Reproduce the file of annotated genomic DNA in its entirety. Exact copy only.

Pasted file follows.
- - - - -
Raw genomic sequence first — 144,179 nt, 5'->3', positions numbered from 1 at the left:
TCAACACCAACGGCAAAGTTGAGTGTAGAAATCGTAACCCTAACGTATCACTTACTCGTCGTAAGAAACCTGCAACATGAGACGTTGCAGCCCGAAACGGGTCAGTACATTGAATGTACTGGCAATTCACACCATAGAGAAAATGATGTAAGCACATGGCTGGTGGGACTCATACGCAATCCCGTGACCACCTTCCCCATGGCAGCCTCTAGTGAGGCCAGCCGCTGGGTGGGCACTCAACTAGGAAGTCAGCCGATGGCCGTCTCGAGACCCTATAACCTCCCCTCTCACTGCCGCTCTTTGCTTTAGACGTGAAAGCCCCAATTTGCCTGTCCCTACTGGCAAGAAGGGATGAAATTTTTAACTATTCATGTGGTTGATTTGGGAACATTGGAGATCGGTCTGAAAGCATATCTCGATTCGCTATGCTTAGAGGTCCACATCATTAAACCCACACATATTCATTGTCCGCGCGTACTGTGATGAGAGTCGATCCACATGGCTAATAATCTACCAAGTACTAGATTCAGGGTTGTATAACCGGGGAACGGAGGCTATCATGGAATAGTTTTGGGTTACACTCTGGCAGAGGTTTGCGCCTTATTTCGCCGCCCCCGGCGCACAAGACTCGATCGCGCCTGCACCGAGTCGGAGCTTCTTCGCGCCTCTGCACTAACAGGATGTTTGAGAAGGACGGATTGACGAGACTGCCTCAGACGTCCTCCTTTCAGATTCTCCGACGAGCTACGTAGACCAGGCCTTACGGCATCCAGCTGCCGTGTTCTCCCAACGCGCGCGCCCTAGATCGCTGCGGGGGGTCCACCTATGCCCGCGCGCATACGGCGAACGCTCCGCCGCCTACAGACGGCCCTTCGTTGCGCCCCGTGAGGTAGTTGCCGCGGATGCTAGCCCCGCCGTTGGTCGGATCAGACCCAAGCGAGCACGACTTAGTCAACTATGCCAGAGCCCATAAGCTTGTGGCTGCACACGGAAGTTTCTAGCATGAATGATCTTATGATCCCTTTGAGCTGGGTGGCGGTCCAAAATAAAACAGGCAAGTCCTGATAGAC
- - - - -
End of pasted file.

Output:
Raw genomic sequence first — 144,179 nt, 5'->3', positions numbered from 1 at the left:
TCAACACCAACGGCAAAGTTGAGTGTAGAAATCGTAACCCTAACGTATCACTTACTCGTCGTAAGAAACCTGCAACATGAGACGTTGCAGCCCGAAACGGGTCAGTACATTGAATGTACTGGCAATTCACACCATAGAGAAAATGATGTAAGCACATGGCTGGTGGGACTCATACGCAATCCCGTGACCACCTTCCCCATGGCAGCCTCTAGTGAGGCCAGCCGCTGGGTGGGCACTCAACTAGGAAGTCAGCCGATGGCCGTCTCGAGACCCTATAACCTCCCCTCTCACTGCCGCTCTTTGCTTTAGACGTGAAAGCCCCAATTTGCCTGTCCCTACTGGCAAGAAGGGATGAAATTTTTAACTATTCATGTGGTTGATTTGGGAACATTGGAGATCGGTCTGAAAGCATATCTCGATTCGCTATGCTTAGAGGTCCACATCATTAAACCCACACATATTCATTGTCCGCGCGTACTGTGATGAGAGTCGATCCACATGGCTAATAATCTACCAAGTACTAGATTCAGGGTTGTATAACCGGGGAACGGAGGCTATCATGGAATAGTTTTGGGTTACACTCTGGCAGAGGTTTGCGCCTTATTTCGCCGCCCCCGGCGCACAAGACTCGATCGCGCCTGCACCGAGTCGGAGCTTCTTCGCGCCTCTGCACTAACAGGATGTTTGAGAAGGACGGATTGACGAGACTGCCTCAGACGTCCTCCTTTCAGATTCTCCGACGAGCTACGTAGACCAGGCCTTACGGCATCCAGCTGCCGTGTTCTCCCAACGCGCGCGCCCTAGATCGCTGCGGGGGGTCCACCTATGCCCGCGCGCATACGGCGAACGCTCCGCCGCCTACAGACGGCCCTTCGTTGCGCCCCGTGAGGTAGTTGCCGCGGATGCTAGCCCCGCCGTTGGTCGGATCAGACCCAAGCGAGCACGACTTAGTCAACTATGCCAGAGCCCATAAGCTTGTGGCTGCACACGGAAGTTTCTAGCATGAATGATCTTATGATCCCTTTGAGCTGGGTGGCGGTCCAAAATAAAACAGGCAAGTCCTGATAGAC